Healer denies cult claims

UNDER REVIEW: Universal Medicine owner Serge Benhayon.
UNDER REVIEW: Universal Medicine owner Serge Benhayon.

ESOTERIC healing business-owner Serge Benhayon rejected claims that he is running a "cult" at his Universal Medicine clinic in Goonellabah.

Reports in The Sun Herald and The Sydney Morning Herald this week accused Mr Benhayon of having "up to 1000 devotees, mainly female" and being responsible for dozens of marriage break-ups. It was also reported that the business is the subject of an "urgent review" by the Therapeutic Goods Administration (TGA).

But Mr Benhayon told The Echo "there is no cult" and that he had asked for the TGA review.

"We don't fall under the TGA since we don't make any claims (about the healing properties of the products they sell), but we asked the TGA to investigate that on our behalf," Mr Benhayon said.

Universal Medicine has been in business in Goonellabah for 13 years and rents out rooms to psychologists, physiotherapists and other practitioners. Some of the services they offer include 'esoteric breast massage' and something called 'chakra-puncture' offered by his sons Michael and Curtis for $70 an hour.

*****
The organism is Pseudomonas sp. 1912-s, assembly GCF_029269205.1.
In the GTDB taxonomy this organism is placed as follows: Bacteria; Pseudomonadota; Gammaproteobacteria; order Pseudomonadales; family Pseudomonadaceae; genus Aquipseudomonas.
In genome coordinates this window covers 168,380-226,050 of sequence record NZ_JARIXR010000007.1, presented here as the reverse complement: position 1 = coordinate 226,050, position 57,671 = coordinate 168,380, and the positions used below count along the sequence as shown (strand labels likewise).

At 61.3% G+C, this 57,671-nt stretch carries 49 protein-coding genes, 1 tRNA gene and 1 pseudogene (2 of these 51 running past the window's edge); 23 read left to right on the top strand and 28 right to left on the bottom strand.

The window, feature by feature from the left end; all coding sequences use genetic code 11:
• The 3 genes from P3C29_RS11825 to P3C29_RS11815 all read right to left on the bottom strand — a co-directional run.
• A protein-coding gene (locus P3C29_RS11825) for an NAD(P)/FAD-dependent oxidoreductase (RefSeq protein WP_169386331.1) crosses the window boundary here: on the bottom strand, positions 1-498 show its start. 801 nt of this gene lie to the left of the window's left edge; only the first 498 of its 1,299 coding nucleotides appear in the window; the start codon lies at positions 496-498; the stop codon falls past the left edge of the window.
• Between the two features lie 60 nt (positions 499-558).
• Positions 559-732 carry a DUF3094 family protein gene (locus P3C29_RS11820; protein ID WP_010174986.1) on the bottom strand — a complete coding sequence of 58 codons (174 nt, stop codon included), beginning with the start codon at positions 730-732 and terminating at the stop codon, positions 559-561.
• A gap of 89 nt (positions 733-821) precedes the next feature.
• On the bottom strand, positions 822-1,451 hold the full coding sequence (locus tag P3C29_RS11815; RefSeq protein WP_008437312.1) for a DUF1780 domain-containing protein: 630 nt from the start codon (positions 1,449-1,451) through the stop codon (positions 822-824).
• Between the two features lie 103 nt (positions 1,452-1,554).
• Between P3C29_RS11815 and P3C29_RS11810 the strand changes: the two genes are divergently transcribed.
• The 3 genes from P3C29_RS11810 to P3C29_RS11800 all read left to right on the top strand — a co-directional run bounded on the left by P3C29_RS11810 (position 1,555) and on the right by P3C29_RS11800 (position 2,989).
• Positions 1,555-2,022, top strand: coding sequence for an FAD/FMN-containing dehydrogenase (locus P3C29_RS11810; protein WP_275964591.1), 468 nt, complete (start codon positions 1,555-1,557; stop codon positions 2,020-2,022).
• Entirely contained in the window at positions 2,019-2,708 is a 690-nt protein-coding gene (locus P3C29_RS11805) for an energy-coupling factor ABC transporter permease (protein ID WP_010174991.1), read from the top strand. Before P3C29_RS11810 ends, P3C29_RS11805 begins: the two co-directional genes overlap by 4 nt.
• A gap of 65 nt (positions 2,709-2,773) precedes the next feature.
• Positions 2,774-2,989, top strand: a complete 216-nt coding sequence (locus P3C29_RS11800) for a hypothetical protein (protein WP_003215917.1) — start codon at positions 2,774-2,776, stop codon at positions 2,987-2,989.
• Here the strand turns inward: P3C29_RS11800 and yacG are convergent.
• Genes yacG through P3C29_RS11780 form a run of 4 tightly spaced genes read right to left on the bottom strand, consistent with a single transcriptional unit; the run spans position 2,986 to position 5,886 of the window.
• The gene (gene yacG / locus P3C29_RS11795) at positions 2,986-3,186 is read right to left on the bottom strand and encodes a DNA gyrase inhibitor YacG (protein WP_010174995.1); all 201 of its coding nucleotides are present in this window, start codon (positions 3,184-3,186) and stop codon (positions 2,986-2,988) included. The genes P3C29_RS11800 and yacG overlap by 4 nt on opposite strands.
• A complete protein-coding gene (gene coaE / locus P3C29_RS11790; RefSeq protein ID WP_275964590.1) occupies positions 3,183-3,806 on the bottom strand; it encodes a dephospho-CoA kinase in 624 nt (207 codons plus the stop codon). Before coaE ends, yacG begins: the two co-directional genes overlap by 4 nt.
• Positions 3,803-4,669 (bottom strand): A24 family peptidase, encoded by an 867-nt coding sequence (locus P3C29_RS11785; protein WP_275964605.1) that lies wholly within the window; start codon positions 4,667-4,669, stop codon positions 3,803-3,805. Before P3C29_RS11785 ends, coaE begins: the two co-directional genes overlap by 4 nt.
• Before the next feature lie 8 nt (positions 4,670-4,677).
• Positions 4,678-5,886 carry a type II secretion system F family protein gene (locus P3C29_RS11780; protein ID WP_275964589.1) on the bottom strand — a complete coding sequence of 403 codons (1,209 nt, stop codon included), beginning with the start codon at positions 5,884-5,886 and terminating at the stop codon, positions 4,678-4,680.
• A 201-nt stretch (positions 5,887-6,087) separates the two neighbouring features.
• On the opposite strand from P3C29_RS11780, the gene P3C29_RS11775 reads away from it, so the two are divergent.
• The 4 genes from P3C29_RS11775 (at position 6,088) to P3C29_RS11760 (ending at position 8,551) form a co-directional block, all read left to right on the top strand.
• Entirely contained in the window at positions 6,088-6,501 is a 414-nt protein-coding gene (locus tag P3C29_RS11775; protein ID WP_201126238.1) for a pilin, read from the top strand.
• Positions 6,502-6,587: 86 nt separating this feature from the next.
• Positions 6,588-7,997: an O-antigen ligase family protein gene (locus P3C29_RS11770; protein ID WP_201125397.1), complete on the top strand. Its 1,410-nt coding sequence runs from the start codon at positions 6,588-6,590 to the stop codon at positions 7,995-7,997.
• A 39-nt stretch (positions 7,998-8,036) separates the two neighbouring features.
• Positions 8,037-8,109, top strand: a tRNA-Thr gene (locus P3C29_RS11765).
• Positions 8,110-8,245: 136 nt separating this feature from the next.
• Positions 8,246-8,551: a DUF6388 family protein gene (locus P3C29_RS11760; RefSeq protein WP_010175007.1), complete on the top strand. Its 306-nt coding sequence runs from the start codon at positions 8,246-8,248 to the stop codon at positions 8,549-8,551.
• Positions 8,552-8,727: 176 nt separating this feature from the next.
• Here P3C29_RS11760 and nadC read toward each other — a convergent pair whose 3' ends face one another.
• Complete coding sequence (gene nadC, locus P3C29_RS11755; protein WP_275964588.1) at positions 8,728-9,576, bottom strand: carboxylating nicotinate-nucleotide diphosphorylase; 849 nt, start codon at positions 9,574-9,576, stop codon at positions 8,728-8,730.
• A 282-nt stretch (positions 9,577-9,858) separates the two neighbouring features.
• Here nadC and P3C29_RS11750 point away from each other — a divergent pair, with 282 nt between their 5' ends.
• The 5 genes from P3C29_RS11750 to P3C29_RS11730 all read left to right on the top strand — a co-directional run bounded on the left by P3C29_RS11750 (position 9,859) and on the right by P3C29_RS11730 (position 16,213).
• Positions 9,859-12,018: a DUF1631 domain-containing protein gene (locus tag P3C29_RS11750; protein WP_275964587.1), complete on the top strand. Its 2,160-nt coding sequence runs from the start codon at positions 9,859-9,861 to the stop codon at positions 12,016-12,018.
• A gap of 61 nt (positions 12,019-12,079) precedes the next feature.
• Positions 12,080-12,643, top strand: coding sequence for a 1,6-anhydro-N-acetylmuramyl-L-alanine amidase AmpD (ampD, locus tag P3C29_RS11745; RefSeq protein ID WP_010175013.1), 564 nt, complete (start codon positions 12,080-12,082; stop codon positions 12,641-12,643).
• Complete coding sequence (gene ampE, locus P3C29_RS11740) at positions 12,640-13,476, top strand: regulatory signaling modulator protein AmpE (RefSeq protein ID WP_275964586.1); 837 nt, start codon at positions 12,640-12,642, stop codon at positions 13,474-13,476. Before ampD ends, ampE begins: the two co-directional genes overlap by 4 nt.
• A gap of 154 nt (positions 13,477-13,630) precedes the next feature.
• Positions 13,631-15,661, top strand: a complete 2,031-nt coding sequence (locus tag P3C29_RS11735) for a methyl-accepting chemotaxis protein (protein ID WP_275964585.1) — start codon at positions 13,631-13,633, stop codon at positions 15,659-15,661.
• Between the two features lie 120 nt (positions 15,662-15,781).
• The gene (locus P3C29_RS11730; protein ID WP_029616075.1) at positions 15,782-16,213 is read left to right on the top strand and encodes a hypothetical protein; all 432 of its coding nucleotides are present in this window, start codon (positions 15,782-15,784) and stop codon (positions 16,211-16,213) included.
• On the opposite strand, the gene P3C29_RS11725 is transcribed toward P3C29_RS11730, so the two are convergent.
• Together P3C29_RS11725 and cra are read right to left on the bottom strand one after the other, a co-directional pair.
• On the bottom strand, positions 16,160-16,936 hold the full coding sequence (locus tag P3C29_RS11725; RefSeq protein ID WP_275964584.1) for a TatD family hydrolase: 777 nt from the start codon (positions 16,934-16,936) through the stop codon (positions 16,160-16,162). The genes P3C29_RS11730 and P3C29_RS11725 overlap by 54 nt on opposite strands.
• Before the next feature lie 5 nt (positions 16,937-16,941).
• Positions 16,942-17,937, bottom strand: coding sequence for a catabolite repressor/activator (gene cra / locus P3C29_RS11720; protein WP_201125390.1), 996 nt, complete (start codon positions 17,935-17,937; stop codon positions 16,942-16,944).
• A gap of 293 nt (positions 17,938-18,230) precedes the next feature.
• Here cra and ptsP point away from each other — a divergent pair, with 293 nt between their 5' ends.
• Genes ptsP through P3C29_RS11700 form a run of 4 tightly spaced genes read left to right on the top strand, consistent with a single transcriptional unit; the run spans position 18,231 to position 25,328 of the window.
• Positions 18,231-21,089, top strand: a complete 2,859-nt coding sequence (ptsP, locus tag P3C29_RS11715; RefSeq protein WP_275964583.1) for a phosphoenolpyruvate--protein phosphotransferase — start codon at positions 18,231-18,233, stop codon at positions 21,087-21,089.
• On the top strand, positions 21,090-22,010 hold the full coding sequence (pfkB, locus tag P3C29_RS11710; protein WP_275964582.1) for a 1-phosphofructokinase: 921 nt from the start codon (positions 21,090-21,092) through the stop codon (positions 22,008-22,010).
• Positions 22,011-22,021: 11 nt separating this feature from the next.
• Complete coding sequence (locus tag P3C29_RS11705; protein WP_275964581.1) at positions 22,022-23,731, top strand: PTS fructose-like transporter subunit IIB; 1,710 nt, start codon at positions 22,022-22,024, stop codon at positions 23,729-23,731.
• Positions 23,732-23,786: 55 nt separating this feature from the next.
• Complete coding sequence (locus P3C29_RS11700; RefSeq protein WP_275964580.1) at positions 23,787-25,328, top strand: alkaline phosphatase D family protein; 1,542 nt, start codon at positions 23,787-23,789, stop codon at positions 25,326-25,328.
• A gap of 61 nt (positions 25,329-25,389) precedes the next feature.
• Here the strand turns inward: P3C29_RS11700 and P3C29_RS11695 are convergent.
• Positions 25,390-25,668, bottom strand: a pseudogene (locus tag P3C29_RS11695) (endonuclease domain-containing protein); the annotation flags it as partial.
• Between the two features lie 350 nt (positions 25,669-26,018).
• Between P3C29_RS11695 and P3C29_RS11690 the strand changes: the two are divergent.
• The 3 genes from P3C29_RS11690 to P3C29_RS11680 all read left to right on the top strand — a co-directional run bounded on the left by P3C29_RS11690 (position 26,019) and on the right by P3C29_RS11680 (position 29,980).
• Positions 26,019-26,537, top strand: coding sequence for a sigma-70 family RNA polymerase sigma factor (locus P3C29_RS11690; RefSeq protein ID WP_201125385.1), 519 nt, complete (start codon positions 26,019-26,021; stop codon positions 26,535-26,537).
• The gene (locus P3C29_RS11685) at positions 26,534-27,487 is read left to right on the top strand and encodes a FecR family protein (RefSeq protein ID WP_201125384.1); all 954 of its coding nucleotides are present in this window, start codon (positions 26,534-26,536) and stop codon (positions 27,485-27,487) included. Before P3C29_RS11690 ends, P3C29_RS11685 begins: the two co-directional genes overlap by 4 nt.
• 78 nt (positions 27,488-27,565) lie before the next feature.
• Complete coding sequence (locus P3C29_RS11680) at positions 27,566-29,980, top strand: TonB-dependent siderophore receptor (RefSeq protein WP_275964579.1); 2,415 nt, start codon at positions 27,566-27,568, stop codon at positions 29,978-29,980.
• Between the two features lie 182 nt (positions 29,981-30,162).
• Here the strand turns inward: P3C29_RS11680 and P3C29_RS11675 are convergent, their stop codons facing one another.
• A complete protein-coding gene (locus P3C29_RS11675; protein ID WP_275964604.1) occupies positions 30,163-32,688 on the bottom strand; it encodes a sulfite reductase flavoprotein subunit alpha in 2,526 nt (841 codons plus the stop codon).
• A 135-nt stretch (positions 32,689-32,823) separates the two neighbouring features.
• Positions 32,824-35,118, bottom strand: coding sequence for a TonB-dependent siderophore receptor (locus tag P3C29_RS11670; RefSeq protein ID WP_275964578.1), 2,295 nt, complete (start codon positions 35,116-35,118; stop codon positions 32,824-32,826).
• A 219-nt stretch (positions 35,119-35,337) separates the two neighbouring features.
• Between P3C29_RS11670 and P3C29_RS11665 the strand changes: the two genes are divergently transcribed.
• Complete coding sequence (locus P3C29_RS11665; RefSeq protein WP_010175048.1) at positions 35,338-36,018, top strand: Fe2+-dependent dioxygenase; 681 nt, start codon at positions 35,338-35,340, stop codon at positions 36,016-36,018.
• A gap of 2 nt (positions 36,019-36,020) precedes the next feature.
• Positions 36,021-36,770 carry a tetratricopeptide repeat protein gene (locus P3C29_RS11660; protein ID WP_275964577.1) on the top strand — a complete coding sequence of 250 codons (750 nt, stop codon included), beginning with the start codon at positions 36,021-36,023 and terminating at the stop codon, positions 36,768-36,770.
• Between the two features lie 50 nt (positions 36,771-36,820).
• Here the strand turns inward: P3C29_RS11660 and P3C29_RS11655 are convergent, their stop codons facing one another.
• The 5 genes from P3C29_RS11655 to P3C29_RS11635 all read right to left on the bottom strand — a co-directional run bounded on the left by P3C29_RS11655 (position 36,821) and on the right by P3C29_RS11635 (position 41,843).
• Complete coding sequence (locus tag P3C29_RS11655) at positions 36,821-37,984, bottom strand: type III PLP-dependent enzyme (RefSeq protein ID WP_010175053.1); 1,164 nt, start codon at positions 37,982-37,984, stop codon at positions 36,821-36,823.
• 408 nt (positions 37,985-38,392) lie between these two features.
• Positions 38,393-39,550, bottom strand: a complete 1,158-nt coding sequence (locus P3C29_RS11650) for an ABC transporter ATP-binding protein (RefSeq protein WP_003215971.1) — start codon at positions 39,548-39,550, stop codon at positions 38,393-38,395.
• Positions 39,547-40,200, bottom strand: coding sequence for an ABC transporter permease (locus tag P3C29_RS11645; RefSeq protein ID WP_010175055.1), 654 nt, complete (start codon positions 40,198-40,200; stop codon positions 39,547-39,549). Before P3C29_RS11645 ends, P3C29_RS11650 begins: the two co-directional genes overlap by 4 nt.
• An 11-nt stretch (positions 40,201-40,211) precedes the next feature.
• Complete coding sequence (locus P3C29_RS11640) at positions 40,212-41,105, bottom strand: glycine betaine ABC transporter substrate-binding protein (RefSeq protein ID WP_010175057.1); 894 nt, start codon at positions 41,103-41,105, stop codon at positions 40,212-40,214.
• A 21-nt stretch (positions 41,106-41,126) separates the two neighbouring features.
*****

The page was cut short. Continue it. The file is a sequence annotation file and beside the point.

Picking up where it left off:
Asked what esoteric healing is, Mr Benhayon explained "it consists of creating a balance so you can heal yourself. We are not doing any healing on you, but are helping your body to heal itself."

He said the breast-massage technique is "only done by female practitioners and it really is just an expansion of a lymphatic massage... It has no sexual connotation."

Universal Medicine also sells a range of creams and supplements and a spokesperson for the TGA confirmed that they are "concerned that these goods are not included in the Australian Register of Therapeutic Goods" and that "in order to protect the public, this matter is being urgently investigated... with the sponsor (Universal Medicine) being required to achieve compliance with the regulatory requirements."

Mr Benhayon said that most of the claims made against him come from four unnamed men from Bangalow, "a group of disgruntled people taking up a vendetta."

"Bringing us down isn't the answer to saving their relationships. They have to look at why their wives have asked them to be more loving," he said.

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